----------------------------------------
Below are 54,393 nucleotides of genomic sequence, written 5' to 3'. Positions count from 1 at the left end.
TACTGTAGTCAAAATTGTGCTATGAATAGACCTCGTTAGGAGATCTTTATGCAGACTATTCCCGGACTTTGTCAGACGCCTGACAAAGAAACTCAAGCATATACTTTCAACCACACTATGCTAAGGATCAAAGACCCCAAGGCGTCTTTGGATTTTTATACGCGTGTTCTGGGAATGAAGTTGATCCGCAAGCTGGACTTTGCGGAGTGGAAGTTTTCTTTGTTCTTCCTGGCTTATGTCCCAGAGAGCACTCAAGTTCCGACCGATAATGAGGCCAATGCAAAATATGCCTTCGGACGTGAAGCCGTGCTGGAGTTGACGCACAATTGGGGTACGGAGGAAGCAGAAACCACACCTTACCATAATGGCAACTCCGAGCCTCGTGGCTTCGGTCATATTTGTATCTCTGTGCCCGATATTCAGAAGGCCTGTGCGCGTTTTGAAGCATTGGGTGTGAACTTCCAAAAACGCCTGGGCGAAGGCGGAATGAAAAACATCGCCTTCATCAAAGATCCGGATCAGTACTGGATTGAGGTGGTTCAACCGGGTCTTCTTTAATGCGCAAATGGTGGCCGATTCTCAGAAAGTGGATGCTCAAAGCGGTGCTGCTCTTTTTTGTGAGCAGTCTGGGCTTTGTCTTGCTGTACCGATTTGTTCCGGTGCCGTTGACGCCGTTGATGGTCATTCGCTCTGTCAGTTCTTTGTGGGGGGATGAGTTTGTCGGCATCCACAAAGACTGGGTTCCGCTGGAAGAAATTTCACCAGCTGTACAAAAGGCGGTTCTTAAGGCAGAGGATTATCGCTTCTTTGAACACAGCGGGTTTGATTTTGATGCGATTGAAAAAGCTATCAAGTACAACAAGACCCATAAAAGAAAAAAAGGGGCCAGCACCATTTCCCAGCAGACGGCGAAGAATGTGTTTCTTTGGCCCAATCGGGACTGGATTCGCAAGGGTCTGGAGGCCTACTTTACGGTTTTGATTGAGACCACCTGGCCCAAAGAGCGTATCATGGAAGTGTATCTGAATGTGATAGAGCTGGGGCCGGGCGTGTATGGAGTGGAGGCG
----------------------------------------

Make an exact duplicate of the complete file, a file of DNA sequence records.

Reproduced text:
Below are 54,393 nucleotides of genomic sequence, written 5' to 3'. Positions count from 1 at the left end.
TACTGTAGTCAAAATTGTGCTATGAATAGACCTCGTTAGGAGATCTTTATGCAGACTATTCCCGGACTTTGTCAGACGCCTGACAAAGAAACTCAAGCATATACTTTCAACCACACTATGCTAAGGATCAAAGACCCCAAGGCGTCTTTGGATTTTTATACGCGTGTTCTGGGAATGAAGTTGATCCGCAAGCTGGACTTTGCGGAGTGGAAGTTTTCTTTGTTCTTCCTGGCTTATGTCCCAGAGAGCACTCAAGTTCCGACCGATAATGAGGCCAATGCAAAATATGCCTTCGGACGTGAAGCCGTGCTGGAGTTGACGCACAATTGGGGTACGGAGGAAGCAGAAACCACACCTTACCATAATGGCAACTCCGAGCCTCGTGGCTTCGGTCATATTTGTATCTCTGTGCCCGATATTCAGAAGGCCTGTGCGCGTTTTGAAGCATTGGGTGTGAACTTCCAAAAACGCCTGGGCGAAGGCGGAATGAAAAACATCGCCTTCATCAAAGATCCGGATCAGTACTGGATTGAGGTGGTTCAACCGGGTCTTCTTTAATGCGCAAATGGTGGCCGATTCTCAGAAAGTGGATGCTCAAAGCGGTGCTGCTCTTTTTTGTGAGCAGTCTGGGCTTTGTCTTGCTGTACCGATTTGTTCCGGTGCCGTTGACGCCGTTGATGGTCATTCGCTCTGTCAGTTCTTTGTGGGGGGATGAGTTTGTCGGCATCCACAAAGACTGGGTTCCGCTGGAAGAAATTTCACCAGCTGTACAAAAGGCGGTTCTTAAGGCAGAGGATTATCGCTTCTTTGAACACAGCGGGTTTGATTTTGATGCGATTGAAAAAGCTATCAAGTACAACAAGACCCATAAAAGAAAAAAAGGGGCCAGCACCATTTCCCAGCAGACGGCGAAGAATGTGTTTCTTTGGCCCAATCGGGACTGGATTCGCAAGGGTCTGGAGGCCTACTTTACGGTTTTGATTGAGACCACCTGGCCCAAAGAGCGTATCATGGAAGTGTATCTGAATGTGATAGAGCTGGGGCCGGGCGTGTATGGAGTGGAGGCG